The beleaguered government of President Petro Poroshenko hopes the new parliament will bring the fresh faces and new energies needed to launch basic economic reforms and anti-corruption measures, and convince Ukraine's weary public that last winter's Maidan revolution is being fulfilled.
However the elections' specifics ultimately turn out, Ukraine looks set to vote in a slate of pro-European parties and leave the once dominant Party of Regions out in the cold. But it's unclear whether the new parliament – which is likely to include many faces from the old – can bring about the changes that Ukrainians say the country needs.
"I'd be very happy if anything would be done to stop this country from rushing down the road to ruin. Everywhere we look there are problems that just keep getting worse," says Natalia Maximenko, a teacher who joined a small protest on Kiev's main Kreshchatyk avenue Friday against collapsing living standards.
"But all these politicians are busy wrapping themselves in flags, making wild promises, but nobody seems to have any practical ideas. I don't know who I'm going to vote for," she says.
Pro-Europe parties ascendant
Half of the 450 deputies to the Supreme Rada, Ukraine's unicameral parliament, will be elected according to candidate lists posted by the 29 parties in the running. The other half will be chosen in first-past-the-post constituency races in most of the country, with the exception of rebel-held Donbass and Russian-annexed Crimea.
Ukraine has experienced a political earthquake in the past year. The country's biggest political force, the pro-Russian Party of Regions of former President Viktor Yanukovych has evaporated since he was overthrown last February. In its place, two new parties are trying to appeal to the Russian-speaking easterners who backed the ex-president. But it's not clear that either of them will win the 5 percent support needed to enter the Rada.
"If no pro-Russian parties make it in, it's possible that many in eastern Ukraine will feel deceived and left out of the process," says Vladimir Panchenko, director of the independent Center of Political Studies in Kiev. "After these elections, we will probably see new and better-organized parties appear in the east, perhaps based on the interests of the Russian minority."
But most experts argue that the "pro-Russian" versus "pro-European" divide that defined Ukrainian politics since the collapse of the USSR is already a thing of the past.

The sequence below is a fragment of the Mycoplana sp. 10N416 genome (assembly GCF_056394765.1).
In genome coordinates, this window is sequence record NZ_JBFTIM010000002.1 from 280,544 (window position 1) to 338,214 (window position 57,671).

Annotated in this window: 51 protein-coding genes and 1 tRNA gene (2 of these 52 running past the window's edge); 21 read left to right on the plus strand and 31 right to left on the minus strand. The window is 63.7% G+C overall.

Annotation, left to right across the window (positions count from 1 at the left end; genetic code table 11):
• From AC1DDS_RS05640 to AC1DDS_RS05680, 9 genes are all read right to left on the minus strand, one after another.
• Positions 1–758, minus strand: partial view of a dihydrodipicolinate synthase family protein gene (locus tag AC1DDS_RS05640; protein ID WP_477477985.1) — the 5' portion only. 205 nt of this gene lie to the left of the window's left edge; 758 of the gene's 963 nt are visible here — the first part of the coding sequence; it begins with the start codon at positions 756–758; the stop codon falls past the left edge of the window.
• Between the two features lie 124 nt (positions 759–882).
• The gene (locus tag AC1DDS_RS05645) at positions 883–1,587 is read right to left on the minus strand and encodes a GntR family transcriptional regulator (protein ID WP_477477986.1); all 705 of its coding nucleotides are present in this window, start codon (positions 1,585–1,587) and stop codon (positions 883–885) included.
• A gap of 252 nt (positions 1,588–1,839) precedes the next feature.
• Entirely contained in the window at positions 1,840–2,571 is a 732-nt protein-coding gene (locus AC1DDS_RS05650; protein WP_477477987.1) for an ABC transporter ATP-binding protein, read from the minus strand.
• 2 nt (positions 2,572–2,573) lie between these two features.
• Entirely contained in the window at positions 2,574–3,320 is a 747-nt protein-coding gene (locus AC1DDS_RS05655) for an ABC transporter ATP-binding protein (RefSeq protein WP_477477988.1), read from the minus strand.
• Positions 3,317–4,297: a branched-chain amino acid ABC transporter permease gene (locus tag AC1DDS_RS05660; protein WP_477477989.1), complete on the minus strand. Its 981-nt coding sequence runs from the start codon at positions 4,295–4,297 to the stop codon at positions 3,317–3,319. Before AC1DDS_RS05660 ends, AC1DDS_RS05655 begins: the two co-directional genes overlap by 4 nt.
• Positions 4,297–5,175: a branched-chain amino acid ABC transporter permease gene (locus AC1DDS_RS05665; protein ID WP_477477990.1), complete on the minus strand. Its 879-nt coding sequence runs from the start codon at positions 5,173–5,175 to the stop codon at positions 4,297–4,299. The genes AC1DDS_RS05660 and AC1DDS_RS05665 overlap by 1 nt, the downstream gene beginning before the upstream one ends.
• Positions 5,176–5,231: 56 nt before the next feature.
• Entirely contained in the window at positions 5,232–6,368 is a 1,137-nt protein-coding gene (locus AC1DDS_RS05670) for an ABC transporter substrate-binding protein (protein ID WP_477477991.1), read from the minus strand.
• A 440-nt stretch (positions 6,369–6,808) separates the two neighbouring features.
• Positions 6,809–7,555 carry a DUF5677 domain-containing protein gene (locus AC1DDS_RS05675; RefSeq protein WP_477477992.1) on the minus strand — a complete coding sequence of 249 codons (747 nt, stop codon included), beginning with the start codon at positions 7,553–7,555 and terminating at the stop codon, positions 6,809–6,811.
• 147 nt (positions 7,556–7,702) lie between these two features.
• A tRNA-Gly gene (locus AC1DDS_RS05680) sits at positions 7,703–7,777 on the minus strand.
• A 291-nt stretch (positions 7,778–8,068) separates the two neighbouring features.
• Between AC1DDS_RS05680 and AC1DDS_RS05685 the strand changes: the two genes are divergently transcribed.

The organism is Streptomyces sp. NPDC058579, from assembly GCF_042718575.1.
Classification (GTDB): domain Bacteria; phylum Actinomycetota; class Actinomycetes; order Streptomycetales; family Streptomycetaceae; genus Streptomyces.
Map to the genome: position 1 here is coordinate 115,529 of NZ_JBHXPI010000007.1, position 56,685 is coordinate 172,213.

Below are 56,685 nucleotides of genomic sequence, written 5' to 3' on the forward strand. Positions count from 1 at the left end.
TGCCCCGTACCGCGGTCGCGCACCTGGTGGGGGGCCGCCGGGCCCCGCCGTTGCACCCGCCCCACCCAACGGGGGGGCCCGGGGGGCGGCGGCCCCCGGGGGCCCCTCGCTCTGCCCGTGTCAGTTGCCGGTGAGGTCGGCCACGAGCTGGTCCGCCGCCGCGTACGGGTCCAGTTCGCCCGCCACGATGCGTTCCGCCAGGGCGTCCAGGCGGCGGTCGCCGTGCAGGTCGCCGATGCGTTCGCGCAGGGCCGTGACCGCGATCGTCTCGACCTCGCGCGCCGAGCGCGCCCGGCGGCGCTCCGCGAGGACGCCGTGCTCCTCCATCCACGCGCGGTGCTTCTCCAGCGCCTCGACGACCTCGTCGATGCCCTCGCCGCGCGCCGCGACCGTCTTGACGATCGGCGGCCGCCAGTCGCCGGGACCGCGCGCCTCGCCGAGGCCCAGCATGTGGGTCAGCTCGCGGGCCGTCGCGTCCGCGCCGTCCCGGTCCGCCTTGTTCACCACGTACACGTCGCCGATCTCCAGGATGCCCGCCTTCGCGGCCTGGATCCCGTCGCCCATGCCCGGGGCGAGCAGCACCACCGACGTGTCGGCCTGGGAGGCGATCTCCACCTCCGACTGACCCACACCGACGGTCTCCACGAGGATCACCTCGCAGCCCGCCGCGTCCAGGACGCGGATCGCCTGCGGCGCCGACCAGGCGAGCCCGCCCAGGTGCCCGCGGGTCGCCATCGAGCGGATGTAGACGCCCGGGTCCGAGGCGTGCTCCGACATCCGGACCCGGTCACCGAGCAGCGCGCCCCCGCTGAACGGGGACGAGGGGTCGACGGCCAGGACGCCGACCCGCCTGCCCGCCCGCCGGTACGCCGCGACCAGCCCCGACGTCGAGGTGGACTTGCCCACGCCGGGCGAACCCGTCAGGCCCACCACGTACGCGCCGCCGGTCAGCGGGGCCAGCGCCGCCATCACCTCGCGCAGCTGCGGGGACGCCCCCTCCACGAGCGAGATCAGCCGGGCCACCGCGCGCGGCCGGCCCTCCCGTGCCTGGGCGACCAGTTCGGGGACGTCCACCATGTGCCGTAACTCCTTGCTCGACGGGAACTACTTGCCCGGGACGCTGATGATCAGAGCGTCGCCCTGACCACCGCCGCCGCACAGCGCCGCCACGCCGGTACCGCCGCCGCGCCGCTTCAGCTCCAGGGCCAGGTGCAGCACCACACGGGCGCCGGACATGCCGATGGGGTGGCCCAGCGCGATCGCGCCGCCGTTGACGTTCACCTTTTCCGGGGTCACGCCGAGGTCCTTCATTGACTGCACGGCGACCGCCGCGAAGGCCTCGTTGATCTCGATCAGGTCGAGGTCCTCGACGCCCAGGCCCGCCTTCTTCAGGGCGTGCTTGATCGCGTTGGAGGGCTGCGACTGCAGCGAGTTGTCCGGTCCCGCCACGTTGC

Whatever parliament forms in Kiev next week, they say, it's going to have a solid pro-Western majority. The parties leading in the final polls last week all appear to be various flavors of pro-European, with differences over how fast to depart Moscow's orbit and how sternly to prosecute the war against east Ukraine's Russian-backed rebels.
Mr. Poroshenko's eponymous bloc is in the lead, with just over 20 percent. The Radical Party of Oleh Lyashko, a nationalist who's been condemned by human rights activists for having been filmed roughly interrogating rebel prisoners, appears to be running second with around 9 percent. The parties of Prime Minister Arseniy Yatsenyuk and former Orange Revolution heroine Yulia Tymoshenko are the only other ones that appear to have enough support to hurdle the 5 percent barrier.
But with the voting just days away, almost a third of Ukrainians declared they are still undecided. Another wild card appears to uncertainty about what kind of candidates will win in local constituencies, where many with links to Ukraine's old-line bureaucrats and wealthy oligarchs appear to be running.
"We're going to have to wait and see how many genuinely new people get into the new parliament," says Andrei Lynnyk, of the Committee of Voters of Ukraine, a grassroots monitoring group. "I'm not sure the results we'll get will be the ones society expects. If not, this parliament might not last very long."
Experts say the main demand of the Maidan revolution was to put an end to Ukraine's arbitrary bureaucratic rule and endemic corruption. Despite a new law launching a purge of officials with links to the Yanukovych regime, few expect thorough change without a pro-reform majority in parliament to drive the process forward.
"All the main parties in the running have candidates on their lists who were involved in corruption scandals in the past," says Vladimir Paniotto, head of the Kiev International Institute of Sociology, Ukraine's leading pollster. "This is not a good sign."
But analysts say there are also many civil activists and veterans of the war in the east running on party lists.
"I think Ukrainian voters are wise enough to understand they've been used by politicians for years," says Mr. Lynnyk. "Society is demanding real changes. It's hard, and it may be a long struggle, but it's going to happen."
Some analysts hope that the new legislature will, at the very least, be dominated by pragmatists who'll try to keep the country stable and united through the difficult winter months to come.
"If only to reassure the West that we have responsible government, not a bunch of politicians at each other's throats, we need a professional parliament," says Mr. Panchenko. "If not, we can kiss goodbye to all hopes of Western aid and investment that we desperately need."